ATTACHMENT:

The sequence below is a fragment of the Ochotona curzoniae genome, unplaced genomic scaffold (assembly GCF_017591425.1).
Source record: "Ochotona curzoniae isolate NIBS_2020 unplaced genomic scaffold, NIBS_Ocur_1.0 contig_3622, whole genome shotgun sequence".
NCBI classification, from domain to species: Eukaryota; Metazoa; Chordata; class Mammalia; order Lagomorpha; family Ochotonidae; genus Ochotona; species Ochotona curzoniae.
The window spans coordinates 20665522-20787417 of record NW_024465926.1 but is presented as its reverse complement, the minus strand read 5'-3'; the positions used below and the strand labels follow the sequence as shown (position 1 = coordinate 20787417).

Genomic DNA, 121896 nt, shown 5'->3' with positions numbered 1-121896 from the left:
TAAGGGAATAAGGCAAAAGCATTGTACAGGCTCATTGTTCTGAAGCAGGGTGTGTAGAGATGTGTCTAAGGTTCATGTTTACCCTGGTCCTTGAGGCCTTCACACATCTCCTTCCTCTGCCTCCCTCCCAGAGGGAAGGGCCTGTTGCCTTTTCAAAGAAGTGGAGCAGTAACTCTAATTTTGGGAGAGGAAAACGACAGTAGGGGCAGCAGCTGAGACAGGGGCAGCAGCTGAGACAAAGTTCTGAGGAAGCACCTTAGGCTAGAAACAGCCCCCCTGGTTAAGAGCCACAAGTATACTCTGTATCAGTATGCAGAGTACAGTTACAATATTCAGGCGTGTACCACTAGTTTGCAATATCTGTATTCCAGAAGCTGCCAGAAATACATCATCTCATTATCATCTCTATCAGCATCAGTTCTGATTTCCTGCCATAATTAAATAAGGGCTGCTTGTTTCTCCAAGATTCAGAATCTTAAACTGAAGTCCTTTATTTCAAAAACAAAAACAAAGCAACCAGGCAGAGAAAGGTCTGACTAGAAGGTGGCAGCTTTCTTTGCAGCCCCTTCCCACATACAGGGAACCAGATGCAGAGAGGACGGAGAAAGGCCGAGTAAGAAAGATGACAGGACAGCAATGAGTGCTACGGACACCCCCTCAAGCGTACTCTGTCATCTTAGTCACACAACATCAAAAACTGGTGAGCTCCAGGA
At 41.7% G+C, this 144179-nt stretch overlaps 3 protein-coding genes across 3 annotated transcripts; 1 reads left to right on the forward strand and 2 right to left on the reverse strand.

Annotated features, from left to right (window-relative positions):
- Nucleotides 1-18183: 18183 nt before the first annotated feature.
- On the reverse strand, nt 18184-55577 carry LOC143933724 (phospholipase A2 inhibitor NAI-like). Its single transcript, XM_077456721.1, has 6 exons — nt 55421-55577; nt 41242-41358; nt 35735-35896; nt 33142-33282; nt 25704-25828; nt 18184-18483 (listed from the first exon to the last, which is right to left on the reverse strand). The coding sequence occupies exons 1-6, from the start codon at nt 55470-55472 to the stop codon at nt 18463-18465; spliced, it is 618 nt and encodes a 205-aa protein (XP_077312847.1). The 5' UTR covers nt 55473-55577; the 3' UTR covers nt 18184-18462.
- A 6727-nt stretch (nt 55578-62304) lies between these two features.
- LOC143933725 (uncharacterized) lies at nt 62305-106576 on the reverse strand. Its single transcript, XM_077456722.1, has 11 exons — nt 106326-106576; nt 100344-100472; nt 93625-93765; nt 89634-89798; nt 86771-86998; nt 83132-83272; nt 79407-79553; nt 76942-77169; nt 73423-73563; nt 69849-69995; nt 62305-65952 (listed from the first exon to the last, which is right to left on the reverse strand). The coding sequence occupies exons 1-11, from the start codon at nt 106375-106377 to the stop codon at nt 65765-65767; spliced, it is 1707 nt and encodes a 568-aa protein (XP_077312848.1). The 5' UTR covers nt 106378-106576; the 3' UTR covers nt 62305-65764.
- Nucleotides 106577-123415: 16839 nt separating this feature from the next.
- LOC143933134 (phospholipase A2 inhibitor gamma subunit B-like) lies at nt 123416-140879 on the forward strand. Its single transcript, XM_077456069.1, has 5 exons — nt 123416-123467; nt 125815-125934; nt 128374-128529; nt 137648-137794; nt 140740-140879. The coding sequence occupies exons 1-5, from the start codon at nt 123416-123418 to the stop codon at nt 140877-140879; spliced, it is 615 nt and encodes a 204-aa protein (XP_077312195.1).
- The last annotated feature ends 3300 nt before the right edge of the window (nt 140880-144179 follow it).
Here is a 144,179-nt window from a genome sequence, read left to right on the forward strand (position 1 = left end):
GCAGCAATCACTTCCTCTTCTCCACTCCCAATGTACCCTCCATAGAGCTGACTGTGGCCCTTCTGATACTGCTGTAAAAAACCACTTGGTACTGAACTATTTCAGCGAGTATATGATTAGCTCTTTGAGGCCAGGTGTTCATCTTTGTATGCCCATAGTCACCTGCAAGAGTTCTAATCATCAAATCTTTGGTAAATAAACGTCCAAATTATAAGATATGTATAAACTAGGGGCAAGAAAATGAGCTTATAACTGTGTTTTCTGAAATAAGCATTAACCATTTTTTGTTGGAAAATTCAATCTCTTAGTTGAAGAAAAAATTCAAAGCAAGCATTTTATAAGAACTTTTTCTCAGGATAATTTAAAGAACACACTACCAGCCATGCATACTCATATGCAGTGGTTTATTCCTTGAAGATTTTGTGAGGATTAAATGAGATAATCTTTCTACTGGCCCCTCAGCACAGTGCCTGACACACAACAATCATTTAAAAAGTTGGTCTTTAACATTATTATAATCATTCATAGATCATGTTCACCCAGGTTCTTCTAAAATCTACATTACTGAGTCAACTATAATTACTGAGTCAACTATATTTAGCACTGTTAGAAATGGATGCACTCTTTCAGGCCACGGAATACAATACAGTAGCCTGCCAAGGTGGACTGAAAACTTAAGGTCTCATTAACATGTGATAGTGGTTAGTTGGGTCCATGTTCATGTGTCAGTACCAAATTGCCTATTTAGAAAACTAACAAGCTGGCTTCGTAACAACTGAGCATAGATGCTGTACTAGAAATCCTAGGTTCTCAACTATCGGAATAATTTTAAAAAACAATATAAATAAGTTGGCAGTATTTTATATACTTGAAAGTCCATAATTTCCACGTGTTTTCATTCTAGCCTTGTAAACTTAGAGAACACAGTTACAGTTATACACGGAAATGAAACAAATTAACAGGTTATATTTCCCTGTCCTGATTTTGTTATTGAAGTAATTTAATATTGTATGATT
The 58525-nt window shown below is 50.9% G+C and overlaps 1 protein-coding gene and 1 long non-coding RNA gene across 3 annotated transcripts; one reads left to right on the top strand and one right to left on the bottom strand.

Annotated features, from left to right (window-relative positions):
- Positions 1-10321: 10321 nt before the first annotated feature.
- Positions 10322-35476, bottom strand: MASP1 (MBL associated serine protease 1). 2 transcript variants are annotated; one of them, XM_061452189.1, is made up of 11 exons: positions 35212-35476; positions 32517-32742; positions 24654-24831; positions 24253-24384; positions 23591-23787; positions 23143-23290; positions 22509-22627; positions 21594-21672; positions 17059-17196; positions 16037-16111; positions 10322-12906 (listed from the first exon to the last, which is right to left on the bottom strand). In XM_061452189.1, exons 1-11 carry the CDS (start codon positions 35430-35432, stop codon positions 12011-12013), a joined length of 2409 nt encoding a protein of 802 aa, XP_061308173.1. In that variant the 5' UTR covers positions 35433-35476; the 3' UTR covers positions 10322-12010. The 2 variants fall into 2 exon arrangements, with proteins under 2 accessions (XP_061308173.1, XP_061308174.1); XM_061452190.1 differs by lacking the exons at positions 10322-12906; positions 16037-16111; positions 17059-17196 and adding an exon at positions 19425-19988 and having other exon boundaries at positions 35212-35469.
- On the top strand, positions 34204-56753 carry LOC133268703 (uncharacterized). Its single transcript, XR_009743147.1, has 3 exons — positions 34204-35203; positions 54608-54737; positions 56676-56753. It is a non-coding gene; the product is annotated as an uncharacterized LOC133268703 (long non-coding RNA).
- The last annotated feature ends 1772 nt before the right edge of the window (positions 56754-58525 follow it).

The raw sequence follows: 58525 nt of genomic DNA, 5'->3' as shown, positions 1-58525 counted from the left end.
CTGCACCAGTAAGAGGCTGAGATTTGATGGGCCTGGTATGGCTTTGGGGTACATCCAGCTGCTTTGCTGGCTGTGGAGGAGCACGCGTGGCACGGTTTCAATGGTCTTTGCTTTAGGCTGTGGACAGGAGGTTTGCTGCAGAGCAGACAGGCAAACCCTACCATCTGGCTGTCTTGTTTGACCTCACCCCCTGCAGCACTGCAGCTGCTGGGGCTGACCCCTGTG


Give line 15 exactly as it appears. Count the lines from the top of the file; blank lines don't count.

- The last annotated feature ends 3300 nt before the right edge of the window (nt 140880-144179 follow it).